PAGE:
3b. I want to have the same name as my children. I actually don’t think this is a valid reason. Why is it necessary to have the same name as your kids? No one has ever been able to give me a straight answer. Where I come from, which is a culture way more patriarchal than this one, kids don’t have the same name as their fathers OR their mothers. A child takes his dad’s first name as his last name. And yet! There is no family destruction! Somehow, everyone knows who is related to who. The schools do not implode because they can’t figure out which parents and which kids go together. I think this need is an excellent demonstration of burgeoning American anxiety about the new cultural reality: there are many different kinds of families, lots of step-parents and divorces and legal guardians. Thus, people want to have the same names to reassure themselves that they belong together. No, unlike all those other things, this is real. It’s a way of signaling that your bond with your kids is biological or “real” in a world with a lot of fluid families. But when you support the notion that biology is the most important factor in forming a family, you are supporting a harmful status quo that privileges heterosexual, married, biological families. I want all kinds of families to get social, political, and economic support and validation. Don’t you?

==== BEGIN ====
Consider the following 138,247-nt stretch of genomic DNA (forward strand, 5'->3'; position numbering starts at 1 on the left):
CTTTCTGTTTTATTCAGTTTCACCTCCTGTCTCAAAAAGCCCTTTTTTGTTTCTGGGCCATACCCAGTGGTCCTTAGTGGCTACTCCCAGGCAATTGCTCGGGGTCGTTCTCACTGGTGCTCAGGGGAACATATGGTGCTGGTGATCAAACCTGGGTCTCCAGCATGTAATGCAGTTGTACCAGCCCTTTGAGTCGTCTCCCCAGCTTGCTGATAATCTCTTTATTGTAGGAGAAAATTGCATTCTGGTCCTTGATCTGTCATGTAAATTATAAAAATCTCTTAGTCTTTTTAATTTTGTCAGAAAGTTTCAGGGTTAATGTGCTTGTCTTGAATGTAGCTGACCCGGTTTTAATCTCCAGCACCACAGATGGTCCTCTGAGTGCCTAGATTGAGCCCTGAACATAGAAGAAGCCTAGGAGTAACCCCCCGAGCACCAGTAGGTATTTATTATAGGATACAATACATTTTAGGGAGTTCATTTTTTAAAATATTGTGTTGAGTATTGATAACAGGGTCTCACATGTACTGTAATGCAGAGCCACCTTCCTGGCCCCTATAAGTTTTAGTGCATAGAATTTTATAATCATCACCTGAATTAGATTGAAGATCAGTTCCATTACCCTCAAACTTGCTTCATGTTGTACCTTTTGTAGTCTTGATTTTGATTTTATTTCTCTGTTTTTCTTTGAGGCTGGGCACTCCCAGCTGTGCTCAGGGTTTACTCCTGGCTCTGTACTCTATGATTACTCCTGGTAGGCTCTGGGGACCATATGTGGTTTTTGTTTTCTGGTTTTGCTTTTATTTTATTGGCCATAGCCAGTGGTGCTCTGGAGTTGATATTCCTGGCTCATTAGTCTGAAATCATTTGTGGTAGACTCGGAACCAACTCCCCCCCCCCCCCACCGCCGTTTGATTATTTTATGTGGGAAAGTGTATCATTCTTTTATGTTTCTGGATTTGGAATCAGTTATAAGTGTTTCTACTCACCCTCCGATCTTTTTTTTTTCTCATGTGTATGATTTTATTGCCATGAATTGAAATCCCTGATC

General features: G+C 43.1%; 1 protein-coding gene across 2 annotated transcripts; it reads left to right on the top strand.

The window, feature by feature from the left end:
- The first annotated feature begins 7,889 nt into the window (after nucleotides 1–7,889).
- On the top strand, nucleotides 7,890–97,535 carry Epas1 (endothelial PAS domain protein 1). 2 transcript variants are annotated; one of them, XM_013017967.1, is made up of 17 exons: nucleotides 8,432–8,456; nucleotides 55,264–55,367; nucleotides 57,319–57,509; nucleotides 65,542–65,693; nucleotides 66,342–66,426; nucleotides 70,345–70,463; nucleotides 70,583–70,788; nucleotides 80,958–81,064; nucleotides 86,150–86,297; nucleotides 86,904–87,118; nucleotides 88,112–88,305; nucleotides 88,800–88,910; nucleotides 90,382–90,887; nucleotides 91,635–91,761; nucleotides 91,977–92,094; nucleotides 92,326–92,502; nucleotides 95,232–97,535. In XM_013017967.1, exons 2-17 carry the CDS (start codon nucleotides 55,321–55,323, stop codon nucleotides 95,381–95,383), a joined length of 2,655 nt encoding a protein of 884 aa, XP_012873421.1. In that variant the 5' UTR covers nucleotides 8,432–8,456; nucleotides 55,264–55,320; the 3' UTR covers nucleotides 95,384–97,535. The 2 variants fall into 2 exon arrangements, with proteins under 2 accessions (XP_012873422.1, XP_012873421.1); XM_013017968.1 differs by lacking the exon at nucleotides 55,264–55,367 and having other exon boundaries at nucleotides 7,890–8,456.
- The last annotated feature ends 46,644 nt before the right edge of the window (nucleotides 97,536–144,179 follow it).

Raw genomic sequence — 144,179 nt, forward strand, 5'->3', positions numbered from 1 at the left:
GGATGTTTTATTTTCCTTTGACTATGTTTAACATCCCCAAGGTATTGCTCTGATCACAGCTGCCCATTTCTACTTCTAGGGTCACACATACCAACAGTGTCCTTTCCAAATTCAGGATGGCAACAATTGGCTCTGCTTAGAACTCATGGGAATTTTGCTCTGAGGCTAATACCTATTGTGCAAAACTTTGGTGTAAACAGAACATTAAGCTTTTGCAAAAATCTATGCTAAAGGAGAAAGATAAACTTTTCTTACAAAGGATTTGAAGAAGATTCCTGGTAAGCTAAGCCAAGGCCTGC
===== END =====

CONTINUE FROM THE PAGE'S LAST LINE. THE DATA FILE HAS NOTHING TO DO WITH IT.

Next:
There also seems to be this bizarre aversion to answering questions. “People will be confused,” the name changers say. So what? It’s a confusion that is really easy to clear up. If you are named Mary Smith and your daughter is named Candice Jones, and someone cocks an eye at you, you just say “I kept my name when I got married.” EASY. Or whatever short explanation applies to whatever you decided to do. See how easy that was? The world did not fall apart. You are going to get questions that are way more annoying that that from the kid that you just had. Frankly, I think that a lot of the reason that women who changed or are planning to change their names get angry at people who are anti-name-change, like me, is because they picked the choice that they thought they would never have to defend, and not having to defend it was a major draw. It seems like the easy choice. I get that. But that doesn’t make it the right one.